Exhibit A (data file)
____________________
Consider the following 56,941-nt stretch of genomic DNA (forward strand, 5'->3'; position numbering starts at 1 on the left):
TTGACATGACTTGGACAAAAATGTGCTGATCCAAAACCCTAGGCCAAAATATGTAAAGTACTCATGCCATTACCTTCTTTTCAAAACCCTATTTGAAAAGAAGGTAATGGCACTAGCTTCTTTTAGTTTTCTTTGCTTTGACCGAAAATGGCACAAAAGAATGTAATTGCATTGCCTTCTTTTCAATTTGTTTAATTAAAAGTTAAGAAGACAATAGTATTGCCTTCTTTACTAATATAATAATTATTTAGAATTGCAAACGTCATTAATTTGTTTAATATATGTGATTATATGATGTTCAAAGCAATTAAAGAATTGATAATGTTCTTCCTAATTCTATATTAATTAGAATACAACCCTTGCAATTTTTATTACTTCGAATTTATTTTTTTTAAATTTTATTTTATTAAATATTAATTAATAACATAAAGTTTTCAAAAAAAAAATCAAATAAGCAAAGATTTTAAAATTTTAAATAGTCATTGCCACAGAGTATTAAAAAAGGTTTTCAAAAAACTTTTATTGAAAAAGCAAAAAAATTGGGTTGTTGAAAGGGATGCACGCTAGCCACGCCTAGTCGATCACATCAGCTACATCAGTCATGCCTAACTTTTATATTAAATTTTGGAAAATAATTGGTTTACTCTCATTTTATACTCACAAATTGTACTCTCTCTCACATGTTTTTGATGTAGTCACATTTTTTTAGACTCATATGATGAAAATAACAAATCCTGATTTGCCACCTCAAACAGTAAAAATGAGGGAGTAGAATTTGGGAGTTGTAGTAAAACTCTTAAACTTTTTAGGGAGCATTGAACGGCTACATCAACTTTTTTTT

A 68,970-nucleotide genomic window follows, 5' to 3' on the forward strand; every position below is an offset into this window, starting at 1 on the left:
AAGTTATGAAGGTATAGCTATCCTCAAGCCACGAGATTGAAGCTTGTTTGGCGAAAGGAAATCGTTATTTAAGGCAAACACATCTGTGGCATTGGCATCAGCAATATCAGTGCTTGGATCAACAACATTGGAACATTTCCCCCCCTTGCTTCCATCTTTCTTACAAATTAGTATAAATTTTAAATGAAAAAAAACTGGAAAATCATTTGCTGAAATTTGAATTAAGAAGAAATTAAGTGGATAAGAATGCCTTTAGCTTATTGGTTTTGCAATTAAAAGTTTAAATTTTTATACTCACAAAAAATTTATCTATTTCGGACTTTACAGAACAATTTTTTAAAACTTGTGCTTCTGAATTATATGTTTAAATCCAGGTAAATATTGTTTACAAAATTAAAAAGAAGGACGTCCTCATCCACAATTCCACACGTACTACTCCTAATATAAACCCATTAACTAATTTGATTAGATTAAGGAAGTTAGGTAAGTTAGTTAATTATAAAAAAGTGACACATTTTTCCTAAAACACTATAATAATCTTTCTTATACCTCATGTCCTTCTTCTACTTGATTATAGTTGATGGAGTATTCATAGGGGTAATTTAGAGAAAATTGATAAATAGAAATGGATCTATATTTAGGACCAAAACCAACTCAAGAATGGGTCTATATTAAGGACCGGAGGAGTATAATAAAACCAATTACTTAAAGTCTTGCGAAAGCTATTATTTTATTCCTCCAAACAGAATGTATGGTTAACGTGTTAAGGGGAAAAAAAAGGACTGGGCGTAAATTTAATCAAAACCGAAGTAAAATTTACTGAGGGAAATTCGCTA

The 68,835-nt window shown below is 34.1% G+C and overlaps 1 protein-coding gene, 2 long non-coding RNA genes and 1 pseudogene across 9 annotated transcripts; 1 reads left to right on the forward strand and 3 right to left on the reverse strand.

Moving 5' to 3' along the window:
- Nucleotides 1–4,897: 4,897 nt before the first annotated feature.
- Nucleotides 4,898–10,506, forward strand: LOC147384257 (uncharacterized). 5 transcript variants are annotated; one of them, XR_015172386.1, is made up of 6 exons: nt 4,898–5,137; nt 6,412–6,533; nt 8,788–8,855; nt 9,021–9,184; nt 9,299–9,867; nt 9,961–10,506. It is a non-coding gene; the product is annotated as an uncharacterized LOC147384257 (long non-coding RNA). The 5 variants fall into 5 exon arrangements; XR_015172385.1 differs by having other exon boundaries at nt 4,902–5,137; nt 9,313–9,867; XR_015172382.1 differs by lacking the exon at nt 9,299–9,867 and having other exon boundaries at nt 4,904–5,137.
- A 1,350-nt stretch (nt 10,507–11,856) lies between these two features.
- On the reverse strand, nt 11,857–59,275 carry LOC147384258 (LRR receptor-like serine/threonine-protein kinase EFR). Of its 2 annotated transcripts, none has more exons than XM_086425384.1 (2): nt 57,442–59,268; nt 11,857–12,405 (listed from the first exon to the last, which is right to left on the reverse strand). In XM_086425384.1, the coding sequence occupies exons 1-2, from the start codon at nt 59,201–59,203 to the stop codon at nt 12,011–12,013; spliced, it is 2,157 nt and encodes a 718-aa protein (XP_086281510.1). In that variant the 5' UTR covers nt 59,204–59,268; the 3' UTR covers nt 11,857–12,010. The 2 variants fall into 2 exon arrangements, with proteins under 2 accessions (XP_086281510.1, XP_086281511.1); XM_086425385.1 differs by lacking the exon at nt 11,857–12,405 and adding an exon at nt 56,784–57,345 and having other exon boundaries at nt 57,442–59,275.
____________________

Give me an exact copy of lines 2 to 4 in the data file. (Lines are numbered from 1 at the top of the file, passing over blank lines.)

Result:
TTGACATGACTTGGACAAAAATGTGCTGATCCAAAACCCTAGGCCAAAATATGTAAAGTACTCATGCCATTACCTTCTTTTCAAAACCCTATTTGAAAAGAAGGTAATGGCACTAGCTTCTTTTAGTTTTCTTTGCTTTGACCGAAAATGGCACAAAAGAATGTAATTGCATTGCCTTCTTTTCAATTTGTTTAATTAAAAGTTAAGAAGACAATAGTATTGCCTTCTTTACTAATATAATAATTATTTAGAATTGCAAACGTCATTAATTTGTTTAATATATGTGATTATATGATGTTCAAAGCAATTAAAGAATTGATAATGTTCTTCCTAATTCTATATTAATTAGAATACAACCCTTGCAATTTTTATTACTTCGAATTTATTTTTTTTAAATTTTATTTTATTAAATATTAATTAATAACATAAAGTTTTCAAAAAAAAAATCAAATAAGCAAAGATTTTAAAATTTTAAATAGTCATTGCCACAGAGTATTAAAAAAGGTTTTCAAAAAACTTTTATTGAAAAAGCAAAAAAATTGGGTTGTTGAAAGGGATGCACGCTAGCCACGCCTAGTCGATCACATCAGCTACATCAGTCATGCCTAACTTTTATATTAAATTTTGGAAAATAATTGGTTTACTCTCATTTTATACTCACAAATTGTACTCTCTCTCACATGTTTTTGATGTAGTCACATTTTTTTAGACTCATATGATGAAAATAACAAATCCTGATTTGCCACCTCAAACAGTAAAAATGAGGGAGTAGAATTTGGGAGTTGTAGTAAAACTCTTAAACTTTTTAGGGAGCATTGAACGGCTACATCAACTTTTTTTT

A 68,970-nucleotide genomic window follows, 5' to 3' on the forward strand; every position below is an offset into this window, starting at 1 on the left:
AAGTTATGAAGGTATAGCTATCCTCAAGCCACGAGATTGAAGCTTGTTTGGCGAAAGGAAATCGTTATTTAAGGCAAACACATCTGTGGCATTGGCATCAGCAATATCAGTGCTTGGATCAACAACATTGGAACATTTCCCCCCCTTGCTTCCATCTTTCTTACAAATTAGTATAAATTTTAAATGAAAAAAAACTGGAAAATCATTTGCTGAAATTTGAATTAAGAAGAAATTAAGTGGATAAGAATGCCTTTAGCTTATTGGTTTTGCAATTAAAAGTTTAAATTTTTATACTCACAAAAAATTTATCTATTTCGGACTTTACAGAACAATTTTTTAAAACTTGTGCTTCTGAATTATATGTTTAAATCCAGGTAAATATTGTTTACAAAATTAAAAAGAAGGACGTCCTCATCCACAATTCCACACGTACTACTCCTAATATAAACCCATTAACTAATTTGATTAGATTAAGGAAGTTAGGTAAGTTAGTTAATTATAAAAAAGTGACACATTTTTCCTAAAACACTATAATAATCTTTCTTATACCTCATGTCCTTCTTCTACTTGATTATAGTTGATGGAGTATTCATAGGGGTAATTTAGAGAAAATTGATAAATAGAAATGGATCTATATTTAGGACCAAAACCAACTCAAGAATGGGTCTATATTAAGGACCGGAGGAGTATAATAAAACCAATTACTTAAAGTCTTGCGAAAGCTATTATTTTATTCCTCCAAACAGAATGTATGGTTAACGTGTTAAGGGGAAAAAAAAGGACTGGGCGTAAATTTAATCAAAACCGAAGTAAAATTTACTGAGGGAAATTCGCTA